Lest my readers think I am overreacting to this report by entitling this article The Anti-Catholic Agenda of the United Nations Revealed in the Report on the Convention on the Rights of a Child, I offer just ten examples from the report. There are more. Please note that the clear teaching of the Catholic Church is that all men and women have an equal dignity, including those who identify themselves as homosexual or lesbian, and condemns all violence against anyone, including those with same sex attraction.
These ten have as their target the teaching of the Catholic Church on the dignity of life, marriage, family, human sexuality, parental rights and many other matters concerning fundamental doctrine which is unchangeable. The worldview and anthropology inherent is always relevant and forward pointing forward. It is the Right and Duty of the Church to hold it, proclaim it and offer it to the world. The UN has no Right to infringe on that Right.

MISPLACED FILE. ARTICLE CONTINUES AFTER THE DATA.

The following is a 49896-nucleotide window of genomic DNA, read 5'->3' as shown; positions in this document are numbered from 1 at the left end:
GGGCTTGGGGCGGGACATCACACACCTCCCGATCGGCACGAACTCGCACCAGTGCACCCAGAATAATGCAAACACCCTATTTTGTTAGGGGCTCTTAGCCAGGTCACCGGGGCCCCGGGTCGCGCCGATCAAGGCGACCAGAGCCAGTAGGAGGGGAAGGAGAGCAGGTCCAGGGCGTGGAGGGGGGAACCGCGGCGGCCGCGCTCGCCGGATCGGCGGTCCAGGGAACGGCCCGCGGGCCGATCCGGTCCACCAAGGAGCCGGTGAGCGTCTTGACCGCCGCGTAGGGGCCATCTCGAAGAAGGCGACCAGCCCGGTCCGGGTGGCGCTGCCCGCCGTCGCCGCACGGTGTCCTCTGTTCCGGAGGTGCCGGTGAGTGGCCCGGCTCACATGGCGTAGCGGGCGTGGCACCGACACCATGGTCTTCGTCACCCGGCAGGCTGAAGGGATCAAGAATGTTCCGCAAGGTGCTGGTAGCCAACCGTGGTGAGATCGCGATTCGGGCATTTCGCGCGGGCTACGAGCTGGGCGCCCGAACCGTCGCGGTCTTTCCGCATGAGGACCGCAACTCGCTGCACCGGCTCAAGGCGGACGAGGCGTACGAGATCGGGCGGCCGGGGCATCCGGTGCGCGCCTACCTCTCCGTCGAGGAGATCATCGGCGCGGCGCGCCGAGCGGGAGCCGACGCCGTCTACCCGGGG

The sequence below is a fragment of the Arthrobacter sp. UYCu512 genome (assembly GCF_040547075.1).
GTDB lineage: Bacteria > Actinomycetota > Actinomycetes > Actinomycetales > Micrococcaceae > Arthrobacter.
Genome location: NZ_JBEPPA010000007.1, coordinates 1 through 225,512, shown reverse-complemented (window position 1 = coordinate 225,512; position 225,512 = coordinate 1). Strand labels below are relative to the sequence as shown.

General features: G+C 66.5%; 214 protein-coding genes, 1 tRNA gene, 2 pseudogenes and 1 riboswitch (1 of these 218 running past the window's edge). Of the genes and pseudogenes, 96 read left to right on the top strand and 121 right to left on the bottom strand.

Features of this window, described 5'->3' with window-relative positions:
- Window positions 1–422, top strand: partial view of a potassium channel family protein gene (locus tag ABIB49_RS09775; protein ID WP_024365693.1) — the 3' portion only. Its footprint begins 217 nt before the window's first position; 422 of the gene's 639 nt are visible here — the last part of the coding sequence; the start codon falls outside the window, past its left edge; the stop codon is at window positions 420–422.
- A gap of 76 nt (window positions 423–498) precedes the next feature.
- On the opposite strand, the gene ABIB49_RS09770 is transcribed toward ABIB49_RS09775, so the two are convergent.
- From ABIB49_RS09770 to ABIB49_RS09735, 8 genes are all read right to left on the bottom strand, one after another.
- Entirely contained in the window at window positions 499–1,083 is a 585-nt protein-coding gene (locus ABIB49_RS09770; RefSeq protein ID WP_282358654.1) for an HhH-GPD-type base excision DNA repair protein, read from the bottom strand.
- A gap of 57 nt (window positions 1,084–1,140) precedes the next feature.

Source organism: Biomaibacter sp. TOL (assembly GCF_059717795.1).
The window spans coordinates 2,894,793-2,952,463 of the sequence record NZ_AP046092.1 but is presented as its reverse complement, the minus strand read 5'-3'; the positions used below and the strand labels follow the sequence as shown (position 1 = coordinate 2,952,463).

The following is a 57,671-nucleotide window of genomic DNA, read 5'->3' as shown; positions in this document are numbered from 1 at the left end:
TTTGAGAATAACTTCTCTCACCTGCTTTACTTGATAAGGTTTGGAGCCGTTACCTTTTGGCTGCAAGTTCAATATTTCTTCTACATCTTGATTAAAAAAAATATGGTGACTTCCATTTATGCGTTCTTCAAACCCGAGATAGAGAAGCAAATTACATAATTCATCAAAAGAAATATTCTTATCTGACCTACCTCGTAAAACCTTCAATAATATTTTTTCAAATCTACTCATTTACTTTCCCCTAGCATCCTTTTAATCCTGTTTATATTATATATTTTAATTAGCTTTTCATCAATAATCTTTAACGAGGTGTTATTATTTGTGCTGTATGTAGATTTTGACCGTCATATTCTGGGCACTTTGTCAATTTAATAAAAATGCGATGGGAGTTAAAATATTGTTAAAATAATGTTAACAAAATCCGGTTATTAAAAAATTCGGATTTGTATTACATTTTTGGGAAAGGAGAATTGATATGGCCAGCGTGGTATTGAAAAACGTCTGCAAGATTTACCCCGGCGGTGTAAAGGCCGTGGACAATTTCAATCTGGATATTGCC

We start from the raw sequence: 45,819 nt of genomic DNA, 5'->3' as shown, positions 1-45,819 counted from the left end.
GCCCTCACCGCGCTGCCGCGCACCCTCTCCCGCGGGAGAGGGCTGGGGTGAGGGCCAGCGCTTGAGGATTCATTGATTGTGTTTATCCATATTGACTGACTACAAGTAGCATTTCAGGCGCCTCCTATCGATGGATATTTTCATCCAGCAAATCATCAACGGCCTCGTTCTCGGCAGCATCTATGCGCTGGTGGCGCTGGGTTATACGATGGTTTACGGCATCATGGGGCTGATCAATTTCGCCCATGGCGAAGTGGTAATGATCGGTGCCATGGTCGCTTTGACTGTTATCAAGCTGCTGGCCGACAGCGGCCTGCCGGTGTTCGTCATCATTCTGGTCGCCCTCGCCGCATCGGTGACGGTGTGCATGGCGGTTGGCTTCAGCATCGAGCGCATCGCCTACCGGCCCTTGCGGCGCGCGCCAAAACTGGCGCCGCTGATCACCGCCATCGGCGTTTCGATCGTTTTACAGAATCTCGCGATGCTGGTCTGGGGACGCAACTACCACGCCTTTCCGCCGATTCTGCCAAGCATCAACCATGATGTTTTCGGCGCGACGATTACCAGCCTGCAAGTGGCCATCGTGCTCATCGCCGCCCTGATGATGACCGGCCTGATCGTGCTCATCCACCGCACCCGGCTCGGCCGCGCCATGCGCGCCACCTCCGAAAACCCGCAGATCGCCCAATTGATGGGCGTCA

This message of the Catholic Christian faith - its vision of the human person, the family and human society - can pave the path to a true future of freedom, human flourishing and aid in the building of a truly just and human social order. But some in the current leadership of the UN simply cannot stand the Christian worldview and abhor the teachings of the Catholic Church.
So, they intrude into another area involving another fundamental human right, the Right to Religious Freedom. The position of some in the UN is that the deeply held religious views of the Catholic Church do not comport with their own social agenda and must be changed by outside imposition.
Here are just ten of the examples of the anti-Catholic agenda taken directly from the report:
1) The Committee is concerned about the Holy See's past statements and declarations on homosexuality which contribute to the social stigmatization of and violence against lesbian, gay, bisexual, and transgender adolescents and children raised by same sex couples.